Tools and Trainings

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PhenoMap

PhenoMap tool.

PhenoMap is a new Web-based tool that managers can use to assess the production and location of high-quality forage. It uses satellite imagery to address the need for near-real-time information about plant life cycle events over large spatial areas. “This remote sensing tool can help prioritize management of rapidly degrading resources across the landscape, in near real time,” says Nancy Grulke, a PNW research ecologist with the project. “Tracking resource quality from week to week with imagery can not only support management decisions with empirical evidence, but also provide a visual tool for communication with landowners.”

PhenoMap factsheet.

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Fireshed Registry: Prioritizing forest and fuel management investments

Fireshed Registry guide.

The Fireshed Registry is a geospatial dashboard and decision tool built in ArcGIS online. It provides an interactive system to view a wide array of information about firesheds (see below) and monitor progress towards risk reduction from management investments. The Fireshed Registry is the geospatial data warehouse for the Forest Service Scenario Planning Platform. The system integrates available data into a series of panels that address specific question related to risk to developed areas. While the Fireshed Registry was organized around fire risk to developed areas, the framework does not preclude integrated assessment of other resource management priorities such as protecting water, wildlife habitat, and recreation opportunity. The all lands geography of the fireshed registry makes it a useful platform for shared stewardship as well.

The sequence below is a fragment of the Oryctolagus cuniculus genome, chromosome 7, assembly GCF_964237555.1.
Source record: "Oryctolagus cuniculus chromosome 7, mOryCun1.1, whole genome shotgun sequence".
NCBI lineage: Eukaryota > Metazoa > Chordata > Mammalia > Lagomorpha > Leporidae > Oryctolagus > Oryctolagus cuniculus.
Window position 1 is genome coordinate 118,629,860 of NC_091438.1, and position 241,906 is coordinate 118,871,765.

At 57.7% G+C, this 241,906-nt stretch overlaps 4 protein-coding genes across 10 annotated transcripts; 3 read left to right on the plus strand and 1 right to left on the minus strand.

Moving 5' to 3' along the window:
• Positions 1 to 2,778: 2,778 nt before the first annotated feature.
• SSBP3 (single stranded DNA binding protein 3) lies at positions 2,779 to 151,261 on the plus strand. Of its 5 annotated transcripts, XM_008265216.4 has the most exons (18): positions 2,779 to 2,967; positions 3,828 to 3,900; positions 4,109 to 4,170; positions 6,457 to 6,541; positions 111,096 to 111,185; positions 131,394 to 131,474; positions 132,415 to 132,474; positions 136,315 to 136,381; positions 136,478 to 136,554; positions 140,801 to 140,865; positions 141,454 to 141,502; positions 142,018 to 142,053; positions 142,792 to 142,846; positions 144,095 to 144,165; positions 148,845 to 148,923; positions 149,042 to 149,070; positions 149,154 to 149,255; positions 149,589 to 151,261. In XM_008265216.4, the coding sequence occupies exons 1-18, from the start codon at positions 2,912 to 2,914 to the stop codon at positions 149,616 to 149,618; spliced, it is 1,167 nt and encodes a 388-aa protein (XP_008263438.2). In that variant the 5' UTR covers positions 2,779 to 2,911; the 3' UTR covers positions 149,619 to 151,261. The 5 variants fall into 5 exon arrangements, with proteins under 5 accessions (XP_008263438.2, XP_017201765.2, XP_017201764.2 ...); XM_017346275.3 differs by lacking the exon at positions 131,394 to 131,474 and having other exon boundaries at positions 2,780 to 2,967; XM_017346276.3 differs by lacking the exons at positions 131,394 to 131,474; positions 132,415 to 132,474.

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Climate Adaptation Integration Tool (CAIT)

View tool guide.

A new USGS report supported by the Northwest CASC presents a novel decision making framework to help resource managers use climate science and local knowledge to identify adaptation strategies appropriate for their specific situations. This Climate Adaptation Integration Tool (CAIT) consists of four steps:

  1. Define a focal resource and assess its vulnerability to climate change.
  2. Answer Critical Questions about the future climactic suitability, value, and current condition of these resources.
  3. Select appropriate management approaches based on the answers to these questions.
  4. Select adaptation strategies and actions most likely to address the management approaches identified.

Within the tool, managers can find resources to make decisions at each step, such as information on finding and choosing appropriate downscaled climate models and decision-making matrices to help link decisions across steps.

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Western Migrations- Wildlife corridors and route viewer

Access Western Migrations Tool

In 2018, the U.S. Geological Survey assembled a Corridor Mapping Team to assist western states in mapping bison, elk, moose, mule deer, and pronghorn corridors using existing GPS data. One outcome of the team is this mapping tool, which provides public access to data on migrating ungulates through a unique partnership between participating western states. This tool enables viewing of mapped migration corridors, routes, stopovers and ranges. Choices for base maps include land cover and land management. In addition, users can add their own zipped ArcGIS shapefile to the viewer through the “Add Data” button. Email user questions to: westernmigrations@uwyo.edu.